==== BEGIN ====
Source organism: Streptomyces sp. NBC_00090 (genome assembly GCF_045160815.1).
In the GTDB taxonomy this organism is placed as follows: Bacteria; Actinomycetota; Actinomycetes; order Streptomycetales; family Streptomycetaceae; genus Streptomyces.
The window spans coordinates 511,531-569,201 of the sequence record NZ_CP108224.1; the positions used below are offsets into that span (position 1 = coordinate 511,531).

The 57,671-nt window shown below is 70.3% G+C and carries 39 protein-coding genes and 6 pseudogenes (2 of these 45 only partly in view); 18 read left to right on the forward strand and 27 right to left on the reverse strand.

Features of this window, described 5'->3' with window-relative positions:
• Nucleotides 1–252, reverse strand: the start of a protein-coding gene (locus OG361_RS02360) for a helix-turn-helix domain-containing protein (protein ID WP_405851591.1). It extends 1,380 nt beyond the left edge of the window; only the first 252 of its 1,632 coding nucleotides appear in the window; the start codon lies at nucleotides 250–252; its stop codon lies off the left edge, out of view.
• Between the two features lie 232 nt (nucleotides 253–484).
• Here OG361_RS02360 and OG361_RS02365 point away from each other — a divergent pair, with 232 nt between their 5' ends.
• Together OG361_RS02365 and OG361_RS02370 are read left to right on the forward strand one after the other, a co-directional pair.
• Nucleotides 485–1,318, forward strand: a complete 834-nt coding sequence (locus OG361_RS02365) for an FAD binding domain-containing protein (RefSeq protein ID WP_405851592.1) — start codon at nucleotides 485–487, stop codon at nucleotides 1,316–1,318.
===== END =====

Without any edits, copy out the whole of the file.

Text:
Source organism: Streptomyces sp. NBC_00090 (genome assembly GCF_045160815.1).
In the GTDB taxonomy this organism is placed as follows: Bacteria; Actinomycetota; Actinomycetes; order Streptomycetales; family Streptomycetaceae; genus Streptomyces.
The window spans coordinates 511,531-569,201 of the sequence record NZ_CP108224.1; the positions used below are offsets into that span (position 1 = coordinate 511,531).

The 57,671-nt window shown below is 70.3% G+C and carries 39 protein-coding genes and 6 pseudogenes (2 of these 45 only partly in view); 18 read left to right on the forward strand and 27 right to left on the reverse strand.

Features of this window, described 5'->3' with window-relative positions:
• Nucleotides 1–252, reverse strand: the start of a protein-coding gene (locus OG361_RS02360) for a helix-turn-helix domain-containing protein (protein ID WP_405851591.1). It extends 1,380 nt beyond the left edge of the window; only the first 252 of its 1,632 coding nucleotides appear in the window; the start codon lies at nucleotides 250–252; its stop codon lies off the left edge, out of view.
• Between the two features lie 232 nt (nucleotides 253–484).
• Here OG361_RS02360 and OG361_RS02365 point away from each other — a divergent pair, with 232 nt between their 5' ends.
• Together OG361_RS02365 and OG361_RS02370 are read left to right on the forward strand one after the other, a co-directional pair.
• Nucleotides 485–1,318, forward strand: a complete 834-nt coding sequence (locus OG361_RS02365) for an FAD binding domain-containing protein (RefSeq protein ID WP_405851592.1) — start codon at nucleotides 485–487, stop codon at nucleotides 1,316–1,318.